Hiring great talent: How hard are you trying?
How many times have you heard these words from colleagues, competitors, even yourself? “Our biggest challenge is hiring and retaining good staff.”
The shrinking pool of talented job candidates in advertising, particularly in senior management, has made recruitment one of the industry’s most formidable tasks. Yet in today’s competitive market, hiring good people has never been more important.
But despite all the talk, I can’t help wondering how serious some agency executives are about their recruiting efforts. Sure, they’ve inflated compensation packages and are spending more than ever on headhunters–but where’s the real commitment? Are agency leaders doing anything to personally ensure they attract the best employees?
That’s the question my partners and I asked ourselves a few years ago when, owing to several large account wins, our agency had to triple its staff. We needed to recruit a large number of account and creative employees with experience in our clients’ industries–and convince them to move their careers and families to Columbus, Ohio. Initially, the task seemed overwhelming, but not insurmountable–if we were willing to take the time and effort to hire the right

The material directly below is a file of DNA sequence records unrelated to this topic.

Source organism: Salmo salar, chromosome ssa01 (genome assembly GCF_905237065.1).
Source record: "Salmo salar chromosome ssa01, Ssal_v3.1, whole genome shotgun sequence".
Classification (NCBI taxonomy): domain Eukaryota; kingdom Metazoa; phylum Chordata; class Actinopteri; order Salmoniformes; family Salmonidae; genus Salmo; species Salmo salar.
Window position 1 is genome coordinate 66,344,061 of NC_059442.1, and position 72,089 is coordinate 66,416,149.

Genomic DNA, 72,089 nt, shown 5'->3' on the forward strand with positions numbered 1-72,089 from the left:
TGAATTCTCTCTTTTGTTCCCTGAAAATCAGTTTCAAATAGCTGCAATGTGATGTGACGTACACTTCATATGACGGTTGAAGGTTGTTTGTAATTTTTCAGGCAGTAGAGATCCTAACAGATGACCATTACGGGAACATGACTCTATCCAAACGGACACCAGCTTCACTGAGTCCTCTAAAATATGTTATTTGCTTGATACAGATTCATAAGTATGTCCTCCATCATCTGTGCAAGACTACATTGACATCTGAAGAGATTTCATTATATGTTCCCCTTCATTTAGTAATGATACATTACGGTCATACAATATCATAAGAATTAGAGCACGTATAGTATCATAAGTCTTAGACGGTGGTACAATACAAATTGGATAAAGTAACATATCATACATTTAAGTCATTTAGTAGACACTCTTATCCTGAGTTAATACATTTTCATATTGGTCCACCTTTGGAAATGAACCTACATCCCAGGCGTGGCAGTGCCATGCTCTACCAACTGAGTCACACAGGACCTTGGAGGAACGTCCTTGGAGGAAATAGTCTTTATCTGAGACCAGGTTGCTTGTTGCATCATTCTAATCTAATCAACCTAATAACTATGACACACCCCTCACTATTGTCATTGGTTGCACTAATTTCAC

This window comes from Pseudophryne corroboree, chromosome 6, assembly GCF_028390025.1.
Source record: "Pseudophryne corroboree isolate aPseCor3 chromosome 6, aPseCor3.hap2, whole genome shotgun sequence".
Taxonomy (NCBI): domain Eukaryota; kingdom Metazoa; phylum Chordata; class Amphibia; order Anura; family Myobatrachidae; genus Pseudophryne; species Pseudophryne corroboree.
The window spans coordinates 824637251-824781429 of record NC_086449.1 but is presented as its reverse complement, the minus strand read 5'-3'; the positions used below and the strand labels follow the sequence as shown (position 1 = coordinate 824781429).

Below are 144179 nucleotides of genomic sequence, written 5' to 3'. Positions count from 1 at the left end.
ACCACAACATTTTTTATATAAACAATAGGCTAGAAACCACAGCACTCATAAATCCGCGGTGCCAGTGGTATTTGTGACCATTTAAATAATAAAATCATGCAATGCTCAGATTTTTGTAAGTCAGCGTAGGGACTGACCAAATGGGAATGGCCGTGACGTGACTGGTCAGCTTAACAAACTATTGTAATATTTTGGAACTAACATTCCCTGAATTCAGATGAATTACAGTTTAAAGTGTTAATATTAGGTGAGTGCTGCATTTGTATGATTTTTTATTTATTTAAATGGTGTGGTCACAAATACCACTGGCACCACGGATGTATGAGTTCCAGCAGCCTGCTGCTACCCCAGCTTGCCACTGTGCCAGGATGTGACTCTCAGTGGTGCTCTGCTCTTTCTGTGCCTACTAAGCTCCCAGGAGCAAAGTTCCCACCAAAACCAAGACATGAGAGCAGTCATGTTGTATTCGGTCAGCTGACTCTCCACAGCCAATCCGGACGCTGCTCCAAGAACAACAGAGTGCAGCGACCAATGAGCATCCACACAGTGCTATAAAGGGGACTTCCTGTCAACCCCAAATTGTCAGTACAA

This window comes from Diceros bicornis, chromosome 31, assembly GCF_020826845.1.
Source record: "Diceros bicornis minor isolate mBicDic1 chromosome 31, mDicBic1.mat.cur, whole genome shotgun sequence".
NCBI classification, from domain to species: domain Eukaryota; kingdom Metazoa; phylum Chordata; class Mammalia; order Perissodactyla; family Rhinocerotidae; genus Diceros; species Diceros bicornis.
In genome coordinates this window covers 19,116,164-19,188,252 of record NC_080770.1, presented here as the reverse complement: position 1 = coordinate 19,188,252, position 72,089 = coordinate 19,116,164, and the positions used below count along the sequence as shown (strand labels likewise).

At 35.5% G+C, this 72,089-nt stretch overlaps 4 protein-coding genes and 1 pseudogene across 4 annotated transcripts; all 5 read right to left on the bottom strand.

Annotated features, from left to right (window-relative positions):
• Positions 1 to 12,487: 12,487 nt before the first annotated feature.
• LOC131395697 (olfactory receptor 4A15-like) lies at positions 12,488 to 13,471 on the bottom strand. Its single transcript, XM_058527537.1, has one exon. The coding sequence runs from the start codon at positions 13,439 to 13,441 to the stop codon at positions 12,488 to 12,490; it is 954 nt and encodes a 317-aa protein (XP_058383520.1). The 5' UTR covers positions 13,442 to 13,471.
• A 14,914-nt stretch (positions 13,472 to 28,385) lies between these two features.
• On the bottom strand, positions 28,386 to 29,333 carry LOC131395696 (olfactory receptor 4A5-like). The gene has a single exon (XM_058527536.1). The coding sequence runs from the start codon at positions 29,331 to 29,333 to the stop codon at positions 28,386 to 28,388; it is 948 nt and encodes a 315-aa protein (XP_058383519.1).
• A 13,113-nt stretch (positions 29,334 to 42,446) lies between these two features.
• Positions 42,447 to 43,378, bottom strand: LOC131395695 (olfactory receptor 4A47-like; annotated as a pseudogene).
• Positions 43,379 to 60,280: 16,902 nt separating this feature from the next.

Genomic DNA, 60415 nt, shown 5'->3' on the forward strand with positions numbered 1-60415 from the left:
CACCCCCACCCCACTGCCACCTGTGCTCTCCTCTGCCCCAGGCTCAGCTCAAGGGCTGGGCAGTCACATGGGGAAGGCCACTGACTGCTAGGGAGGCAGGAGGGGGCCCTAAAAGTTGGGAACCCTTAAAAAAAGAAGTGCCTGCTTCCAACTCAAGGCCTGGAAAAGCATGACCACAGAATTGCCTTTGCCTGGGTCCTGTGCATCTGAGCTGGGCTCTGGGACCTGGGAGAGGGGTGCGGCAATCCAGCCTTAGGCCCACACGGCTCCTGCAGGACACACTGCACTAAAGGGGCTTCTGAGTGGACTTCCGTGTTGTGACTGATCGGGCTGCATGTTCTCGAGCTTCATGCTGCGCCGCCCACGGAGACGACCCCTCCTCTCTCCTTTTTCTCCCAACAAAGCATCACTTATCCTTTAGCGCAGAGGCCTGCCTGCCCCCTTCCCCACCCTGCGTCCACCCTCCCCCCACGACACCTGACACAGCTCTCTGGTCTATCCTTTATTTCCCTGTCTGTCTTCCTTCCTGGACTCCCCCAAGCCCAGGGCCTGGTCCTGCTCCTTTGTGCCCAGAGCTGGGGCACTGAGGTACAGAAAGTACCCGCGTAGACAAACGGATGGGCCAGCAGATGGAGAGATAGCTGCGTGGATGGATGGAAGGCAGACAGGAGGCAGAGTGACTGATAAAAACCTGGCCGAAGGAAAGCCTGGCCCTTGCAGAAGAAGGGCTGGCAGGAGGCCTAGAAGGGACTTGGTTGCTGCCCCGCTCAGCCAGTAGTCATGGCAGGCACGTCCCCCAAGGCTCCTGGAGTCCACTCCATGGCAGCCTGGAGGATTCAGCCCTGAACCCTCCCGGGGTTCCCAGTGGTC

way. We did research on effective recruiting strategies and found that, while there’s no magic formula for attracting talent, a few common-sense strategies can make all the difference.
1) Get senior managers involved in recruitment No one will be more effective at convincing intelligent, talented people to join your team than your senior managers. When your top staff leads the hiring process, it sends a signal that finding good candidates is just as important to your agency as finding good clients.
2) Focus on the candidate, not the company Stop telling prospective employees how great your agency is, how many awards you’ve won or how your billings have increased–they’ve heard it all before. Instead, listen to them. Find out what they’re looking for in a job. You may be surprised to learn it’s not a bigger salary or a better title. Knowing what is important to them will help you to deliver your most compelling sales pitch.
3) Pay attention to small details I can’t tell you how often I hear stories about interviewers who are late for meetings with job prospects, who don’t return phone calls promptly or who come to interviews unprepared. These blunders may seem insignificant, but to your candidates, they speak volumes about your commitment to hiring.
Adhering to these simple guidelines has helped our agency hire scores of smart, experienced employees–many of whom were lured away from better-known companies in larger markets. And because our emphasis on cultivating great talent doesn’t end on the date of hire, we’ve successfully retained most of them, too.
What we learned is that recruiting good people isn’t so complicated; it just takes time and commitment. If agency executives are willing to put the same energy into hiring that they put into their new-business pitches, they might be surprised by their own success.